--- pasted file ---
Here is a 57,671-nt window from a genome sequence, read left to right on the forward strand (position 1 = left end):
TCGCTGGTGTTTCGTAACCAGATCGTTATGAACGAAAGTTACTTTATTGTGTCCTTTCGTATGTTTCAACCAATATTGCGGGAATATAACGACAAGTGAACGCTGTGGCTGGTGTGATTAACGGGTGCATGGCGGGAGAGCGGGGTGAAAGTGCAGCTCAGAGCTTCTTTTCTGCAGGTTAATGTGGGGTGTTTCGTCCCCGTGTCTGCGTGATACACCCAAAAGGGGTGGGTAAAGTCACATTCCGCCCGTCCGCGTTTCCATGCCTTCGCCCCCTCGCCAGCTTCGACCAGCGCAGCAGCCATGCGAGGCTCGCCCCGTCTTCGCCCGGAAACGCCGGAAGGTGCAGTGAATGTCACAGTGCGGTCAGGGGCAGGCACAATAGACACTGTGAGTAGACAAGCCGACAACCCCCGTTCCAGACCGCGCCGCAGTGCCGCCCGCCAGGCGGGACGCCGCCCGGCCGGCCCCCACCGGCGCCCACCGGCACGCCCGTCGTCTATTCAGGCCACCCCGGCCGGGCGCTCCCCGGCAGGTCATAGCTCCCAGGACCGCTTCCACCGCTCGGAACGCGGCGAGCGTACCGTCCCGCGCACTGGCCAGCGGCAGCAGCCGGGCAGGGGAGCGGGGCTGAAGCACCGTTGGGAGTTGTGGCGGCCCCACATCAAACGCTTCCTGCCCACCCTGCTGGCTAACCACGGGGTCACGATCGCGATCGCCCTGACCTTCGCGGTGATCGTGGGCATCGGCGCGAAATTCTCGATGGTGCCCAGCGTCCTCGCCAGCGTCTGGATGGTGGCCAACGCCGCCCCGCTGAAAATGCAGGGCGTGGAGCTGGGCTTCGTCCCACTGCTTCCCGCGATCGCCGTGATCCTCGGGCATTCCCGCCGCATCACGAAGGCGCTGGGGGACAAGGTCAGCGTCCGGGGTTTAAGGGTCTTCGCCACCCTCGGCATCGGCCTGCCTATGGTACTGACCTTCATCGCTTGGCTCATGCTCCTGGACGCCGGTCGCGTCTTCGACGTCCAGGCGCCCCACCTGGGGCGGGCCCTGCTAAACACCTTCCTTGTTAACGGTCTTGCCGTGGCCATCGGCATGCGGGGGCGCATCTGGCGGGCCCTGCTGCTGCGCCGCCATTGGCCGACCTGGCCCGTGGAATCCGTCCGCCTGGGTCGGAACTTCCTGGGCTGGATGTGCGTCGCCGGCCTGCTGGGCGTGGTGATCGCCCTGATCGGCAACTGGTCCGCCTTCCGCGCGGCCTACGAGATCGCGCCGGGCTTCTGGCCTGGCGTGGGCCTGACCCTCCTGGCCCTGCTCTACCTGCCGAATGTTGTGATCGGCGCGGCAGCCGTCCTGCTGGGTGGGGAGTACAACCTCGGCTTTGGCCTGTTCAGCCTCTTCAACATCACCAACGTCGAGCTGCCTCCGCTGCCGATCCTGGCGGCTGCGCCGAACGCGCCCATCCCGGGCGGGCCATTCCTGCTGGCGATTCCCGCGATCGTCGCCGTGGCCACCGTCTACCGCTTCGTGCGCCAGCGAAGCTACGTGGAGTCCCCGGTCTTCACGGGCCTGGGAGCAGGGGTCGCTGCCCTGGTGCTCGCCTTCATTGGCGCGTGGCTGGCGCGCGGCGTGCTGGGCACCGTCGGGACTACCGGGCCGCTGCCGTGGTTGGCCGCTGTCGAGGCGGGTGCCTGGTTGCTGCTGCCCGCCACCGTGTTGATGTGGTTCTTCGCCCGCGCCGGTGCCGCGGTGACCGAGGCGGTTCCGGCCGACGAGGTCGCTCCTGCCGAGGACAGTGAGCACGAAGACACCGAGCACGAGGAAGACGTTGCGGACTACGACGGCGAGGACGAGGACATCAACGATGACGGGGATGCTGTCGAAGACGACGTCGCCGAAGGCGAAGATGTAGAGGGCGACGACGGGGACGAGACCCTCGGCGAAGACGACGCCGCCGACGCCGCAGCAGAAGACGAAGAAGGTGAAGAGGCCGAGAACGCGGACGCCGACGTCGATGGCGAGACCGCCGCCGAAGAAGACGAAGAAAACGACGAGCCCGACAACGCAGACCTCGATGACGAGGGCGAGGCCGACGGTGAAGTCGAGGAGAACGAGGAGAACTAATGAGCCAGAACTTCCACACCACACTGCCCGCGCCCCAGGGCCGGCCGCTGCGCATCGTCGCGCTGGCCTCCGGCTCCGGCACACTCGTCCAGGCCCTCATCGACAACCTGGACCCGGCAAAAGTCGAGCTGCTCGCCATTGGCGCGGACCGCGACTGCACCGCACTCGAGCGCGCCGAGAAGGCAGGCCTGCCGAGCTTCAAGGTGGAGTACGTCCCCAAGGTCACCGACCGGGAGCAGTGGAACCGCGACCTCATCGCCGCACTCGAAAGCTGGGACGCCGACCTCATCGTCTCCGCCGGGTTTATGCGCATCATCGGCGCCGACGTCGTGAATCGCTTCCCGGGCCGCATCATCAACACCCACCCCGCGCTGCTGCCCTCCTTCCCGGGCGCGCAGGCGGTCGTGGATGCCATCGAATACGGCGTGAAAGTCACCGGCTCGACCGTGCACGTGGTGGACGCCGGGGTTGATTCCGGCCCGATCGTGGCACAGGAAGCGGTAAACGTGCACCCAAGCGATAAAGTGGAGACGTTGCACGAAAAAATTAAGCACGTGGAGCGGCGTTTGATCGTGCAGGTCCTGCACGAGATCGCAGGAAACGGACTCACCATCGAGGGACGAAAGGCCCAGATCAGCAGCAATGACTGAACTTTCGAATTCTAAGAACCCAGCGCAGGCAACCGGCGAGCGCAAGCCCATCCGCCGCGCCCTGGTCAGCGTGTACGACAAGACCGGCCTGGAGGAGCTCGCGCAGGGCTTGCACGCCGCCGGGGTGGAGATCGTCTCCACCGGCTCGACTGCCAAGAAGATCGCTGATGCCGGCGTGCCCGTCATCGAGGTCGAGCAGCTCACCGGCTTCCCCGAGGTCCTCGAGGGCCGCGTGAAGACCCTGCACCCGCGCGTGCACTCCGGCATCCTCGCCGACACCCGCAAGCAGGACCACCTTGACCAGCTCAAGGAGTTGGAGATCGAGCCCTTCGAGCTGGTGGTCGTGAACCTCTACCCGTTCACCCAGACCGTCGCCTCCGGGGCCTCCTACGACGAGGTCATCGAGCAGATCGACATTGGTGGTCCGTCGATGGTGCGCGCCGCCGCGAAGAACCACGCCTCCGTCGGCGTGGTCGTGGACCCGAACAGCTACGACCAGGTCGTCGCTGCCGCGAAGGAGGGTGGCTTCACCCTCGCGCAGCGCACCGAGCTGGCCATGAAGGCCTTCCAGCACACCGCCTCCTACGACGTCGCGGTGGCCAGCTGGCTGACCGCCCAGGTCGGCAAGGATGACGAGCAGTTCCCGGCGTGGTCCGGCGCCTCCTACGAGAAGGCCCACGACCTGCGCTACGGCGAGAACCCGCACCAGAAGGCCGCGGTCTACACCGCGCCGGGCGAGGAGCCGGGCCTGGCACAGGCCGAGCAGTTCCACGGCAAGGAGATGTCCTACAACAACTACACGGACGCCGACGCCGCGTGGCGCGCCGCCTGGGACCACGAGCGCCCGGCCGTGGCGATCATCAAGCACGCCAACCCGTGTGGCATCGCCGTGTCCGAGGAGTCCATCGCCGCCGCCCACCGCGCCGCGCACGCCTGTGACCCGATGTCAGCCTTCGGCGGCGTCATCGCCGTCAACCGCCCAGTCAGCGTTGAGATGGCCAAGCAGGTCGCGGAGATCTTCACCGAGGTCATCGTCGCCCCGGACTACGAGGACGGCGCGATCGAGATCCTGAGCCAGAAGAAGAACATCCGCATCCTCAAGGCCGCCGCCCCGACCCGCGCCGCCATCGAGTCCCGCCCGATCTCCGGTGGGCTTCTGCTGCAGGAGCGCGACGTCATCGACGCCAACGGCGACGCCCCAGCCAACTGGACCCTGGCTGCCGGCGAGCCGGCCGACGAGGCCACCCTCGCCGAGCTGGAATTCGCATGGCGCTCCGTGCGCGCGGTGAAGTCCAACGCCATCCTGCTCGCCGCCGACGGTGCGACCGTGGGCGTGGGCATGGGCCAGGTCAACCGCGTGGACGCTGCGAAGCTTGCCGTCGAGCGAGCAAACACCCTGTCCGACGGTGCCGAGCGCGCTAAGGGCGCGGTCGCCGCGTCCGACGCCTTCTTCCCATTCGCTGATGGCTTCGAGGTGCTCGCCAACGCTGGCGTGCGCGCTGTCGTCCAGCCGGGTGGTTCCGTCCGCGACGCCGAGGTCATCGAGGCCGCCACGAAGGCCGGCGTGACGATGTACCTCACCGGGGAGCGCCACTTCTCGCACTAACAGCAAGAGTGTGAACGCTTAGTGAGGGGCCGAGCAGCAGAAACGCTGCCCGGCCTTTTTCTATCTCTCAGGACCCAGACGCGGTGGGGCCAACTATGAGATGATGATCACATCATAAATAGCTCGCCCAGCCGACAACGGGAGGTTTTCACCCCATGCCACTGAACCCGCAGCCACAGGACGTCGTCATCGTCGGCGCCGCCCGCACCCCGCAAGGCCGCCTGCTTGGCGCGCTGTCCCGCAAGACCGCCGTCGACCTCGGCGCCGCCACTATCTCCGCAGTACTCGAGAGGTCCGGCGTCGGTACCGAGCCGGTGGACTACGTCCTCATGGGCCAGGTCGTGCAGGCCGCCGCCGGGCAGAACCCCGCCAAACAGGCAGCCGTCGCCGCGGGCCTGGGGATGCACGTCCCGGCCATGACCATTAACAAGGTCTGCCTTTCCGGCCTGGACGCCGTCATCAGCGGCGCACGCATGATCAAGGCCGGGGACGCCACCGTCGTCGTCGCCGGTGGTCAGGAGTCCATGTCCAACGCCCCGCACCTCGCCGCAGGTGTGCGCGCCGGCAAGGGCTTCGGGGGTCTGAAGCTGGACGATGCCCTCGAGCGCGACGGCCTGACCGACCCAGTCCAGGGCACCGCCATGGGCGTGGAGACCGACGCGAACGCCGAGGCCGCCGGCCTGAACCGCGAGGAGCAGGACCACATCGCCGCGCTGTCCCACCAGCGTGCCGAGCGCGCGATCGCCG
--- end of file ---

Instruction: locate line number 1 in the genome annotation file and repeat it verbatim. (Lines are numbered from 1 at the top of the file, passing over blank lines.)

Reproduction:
Here is a 57,671-nt window from a genome sequence, read left to right on the forward strand (position 1 = left end):